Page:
The Far East Revisited, by A. Gorton operation with other missionary

Angier, Editor of the London and

China Telegraph and London and societies we should have for

China Express. Preface by Sir China what Japan already pos

Robert Hart. Witherly & Co.,

London. sesses.


Mr. Angier, having visited the East several times, paid it

another visit last year, and wrote The Moukden Hospital, Manchuria

this series of letters now repub(1883-1908), a Review and a Report by Dr. Dugald Christie. July, 1908.

lished in book form. The style

bears evidence in places of the This dainty booklet is a pleas- haste of composition, inevitable ure to see, as well as read. Dr.

under the circumstances, but Christie's story is an illustration

Mr. Angier is a keen and wellof Browning's words

on the
informed observer

observer of things cover.

Eastern, and the judgments here “Never doubted clouds would break,

expressed on matters political, Never dreamed, though right were commercial, social and general

worsted, wrong would triumph. cannot fail to be illuminating to Held we fall to rise, are baffled

the home public. Mr. Angier to fight better, sleep to wake.”

seems to have gone everywhere, It is twenty-five years since this even down into many of the work was begun, and 18,000 mines, found out everything and operations have been performed, then written from a full mind. about 8,000 in-patients treated He began at Singapore and the and 345,000 visits paid to the dis- Federated Malay States, then pensary. Wars and Boxers have went to North Borneo. Siam

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and Manila were next visited. A History of Missions in India, by In the 2nd part of the book 8

Julius Richter, D.D. Oliphant,

Anderson and Ferrier. 1908. Price chapters are devoted to China,

10/6. Pp. 469, with map. while Corea gets 2 and Japan 4. Mission work did not usually

Sherrings' History is of course come within his purview, but

now old, and this fine volume fills when it does he speaks of it

a blank with an up-to-date and

scientific history. A brief insympathetically.


troduction describes the land, the people, religion, and caste. First the early missions are carefully

discussed, then the Danish misWe have received a bundle of sion; in the third chapter the pamphlets from that old war- development of Protestant mishorse, Dr. William Ashmore. sions in the age of Carey, the age Their titles are redolent of the of Alexander Duff, and so down man: My Four Bibles, The King to the present day, is described. ship of Jehovah, Exploiting the But probably the chapters most Mission Field, old Wine from the interesting to us are Chapter IV, Original Old Wine Skin, and even "Religious Problems of Indian Professor James, of Harvard, does Missions”, and Chapter VI,“The not escape him, for here we Leaven at Work”. The concludhave a review of James's Lowell ing chapter deals with the success Institute Lectures on Pragmat- of missions in India. What a ism". In summing up the task before the church to give the "cash value” of his ascertain- Gospel to peoples of 147 different ments, Prof. James said : “Can languages ! you take the pragmatic view and make it yours? If you have a sick mind you certainly cannot,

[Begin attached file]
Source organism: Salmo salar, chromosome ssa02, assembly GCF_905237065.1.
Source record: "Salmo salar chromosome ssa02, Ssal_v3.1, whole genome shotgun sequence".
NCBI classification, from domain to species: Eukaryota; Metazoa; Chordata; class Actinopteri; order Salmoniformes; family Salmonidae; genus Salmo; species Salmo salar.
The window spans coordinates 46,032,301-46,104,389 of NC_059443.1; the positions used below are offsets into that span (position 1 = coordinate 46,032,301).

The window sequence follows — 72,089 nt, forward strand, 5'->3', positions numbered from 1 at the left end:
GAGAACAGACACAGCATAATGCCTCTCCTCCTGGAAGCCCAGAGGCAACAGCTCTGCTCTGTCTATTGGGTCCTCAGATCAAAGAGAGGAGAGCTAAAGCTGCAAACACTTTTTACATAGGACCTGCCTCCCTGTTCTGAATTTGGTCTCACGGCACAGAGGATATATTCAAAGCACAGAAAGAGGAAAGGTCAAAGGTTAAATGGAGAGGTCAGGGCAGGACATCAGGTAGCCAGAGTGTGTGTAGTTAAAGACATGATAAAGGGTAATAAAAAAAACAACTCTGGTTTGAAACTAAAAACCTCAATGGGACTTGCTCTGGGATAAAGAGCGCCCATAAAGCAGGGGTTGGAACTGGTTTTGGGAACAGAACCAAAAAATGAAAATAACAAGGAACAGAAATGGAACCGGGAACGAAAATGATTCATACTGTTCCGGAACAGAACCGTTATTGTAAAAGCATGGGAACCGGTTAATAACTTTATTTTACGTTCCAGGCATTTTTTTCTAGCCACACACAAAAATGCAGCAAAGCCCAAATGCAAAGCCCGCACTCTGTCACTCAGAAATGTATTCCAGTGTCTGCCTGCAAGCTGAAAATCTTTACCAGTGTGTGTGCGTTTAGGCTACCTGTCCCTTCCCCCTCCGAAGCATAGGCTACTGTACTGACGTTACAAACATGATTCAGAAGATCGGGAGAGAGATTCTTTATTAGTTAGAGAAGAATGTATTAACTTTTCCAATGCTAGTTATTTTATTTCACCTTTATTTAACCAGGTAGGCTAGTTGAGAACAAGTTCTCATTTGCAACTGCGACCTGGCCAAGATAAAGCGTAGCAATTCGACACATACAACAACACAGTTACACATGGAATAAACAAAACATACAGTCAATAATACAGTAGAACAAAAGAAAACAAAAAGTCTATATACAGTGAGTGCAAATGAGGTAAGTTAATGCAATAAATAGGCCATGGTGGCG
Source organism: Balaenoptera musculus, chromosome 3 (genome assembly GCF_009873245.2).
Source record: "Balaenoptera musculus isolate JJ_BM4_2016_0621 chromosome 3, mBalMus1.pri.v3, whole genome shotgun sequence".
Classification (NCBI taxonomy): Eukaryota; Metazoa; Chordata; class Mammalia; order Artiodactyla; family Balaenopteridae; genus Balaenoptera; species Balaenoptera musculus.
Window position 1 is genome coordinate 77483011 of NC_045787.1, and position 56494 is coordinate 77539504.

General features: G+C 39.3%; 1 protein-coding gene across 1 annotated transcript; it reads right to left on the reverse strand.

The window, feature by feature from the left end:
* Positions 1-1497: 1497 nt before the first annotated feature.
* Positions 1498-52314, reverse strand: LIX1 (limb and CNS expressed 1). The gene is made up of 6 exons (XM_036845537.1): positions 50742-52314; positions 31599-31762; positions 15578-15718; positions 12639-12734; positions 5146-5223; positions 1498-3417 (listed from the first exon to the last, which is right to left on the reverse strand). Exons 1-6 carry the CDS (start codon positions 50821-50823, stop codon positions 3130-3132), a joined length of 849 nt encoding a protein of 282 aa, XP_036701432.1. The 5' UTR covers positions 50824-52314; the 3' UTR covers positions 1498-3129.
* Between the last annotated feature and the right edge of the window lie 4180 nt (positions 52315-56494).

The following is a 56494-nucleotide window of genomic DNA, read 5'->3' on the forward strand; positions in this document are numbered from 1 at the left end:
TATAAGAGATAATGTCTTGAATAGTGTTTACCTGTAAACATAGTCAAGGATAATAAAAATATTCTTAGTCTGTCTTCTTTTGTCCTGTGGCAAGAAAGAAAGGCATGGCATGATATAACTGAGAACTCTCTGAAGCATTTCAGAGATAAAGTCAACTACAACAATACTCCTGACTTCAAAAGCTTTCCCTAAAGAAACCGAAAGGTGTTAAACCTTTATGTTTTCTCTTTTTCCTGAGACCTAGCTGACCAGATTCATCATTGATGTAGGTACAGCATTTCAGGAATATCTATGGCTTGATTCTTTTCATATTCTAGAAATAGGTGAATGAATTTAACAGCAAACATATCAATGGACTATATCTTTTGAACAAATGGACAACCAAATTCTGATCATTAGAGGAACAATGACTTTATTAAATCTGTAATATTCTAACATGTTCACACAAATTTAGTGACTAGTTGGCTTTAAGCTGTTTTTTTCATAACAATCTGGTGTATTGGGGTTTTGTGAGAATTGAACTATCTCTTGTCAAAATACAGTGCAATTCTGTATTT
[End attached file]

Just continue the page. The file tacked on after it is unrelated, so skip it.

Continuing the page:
ACKNOWLEDGMENTS. for such a mind needs mysticism Macmillan & Co., London. to fall back on to get emotional

The Spectator Essays. I.-L. 338 pages. consolation. If your mind is

Price 2/6. normal, you will wish that Gotham and Other Stories. A Latin philosophy that accepts facts, Reading Book. By Rev. E. D. and will also want a religious

Stone. 131 pages. Price 1/6.

A Book of Poetry Illustrative of Engfeeling to go with them.” THAT

lish History. Part III. Edited AND ONLY THAT! from philoso

by G. Dowse.

With Glossary. phy,

Pages 84. Price gd.

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Missionary News.

The subjoined account by the Rev.

China presents rare opportunities Hope Moncrieff, of the English

of Christian activity. Presbyterian Mission at Eng-chhun, Amoy, of the state of the work in It is needful to review in this that region, will be read with interest. broader light the work in one's

One rejoices to think that the own little corner of the field, as outlook in China is at present so

there is much to discourage. full of promise. A great and

The churches in this region are effectual door has been opened, not growing as we long to see and to those who take a broad them do. We have been dis. view of the present situation tressed to find how little prog: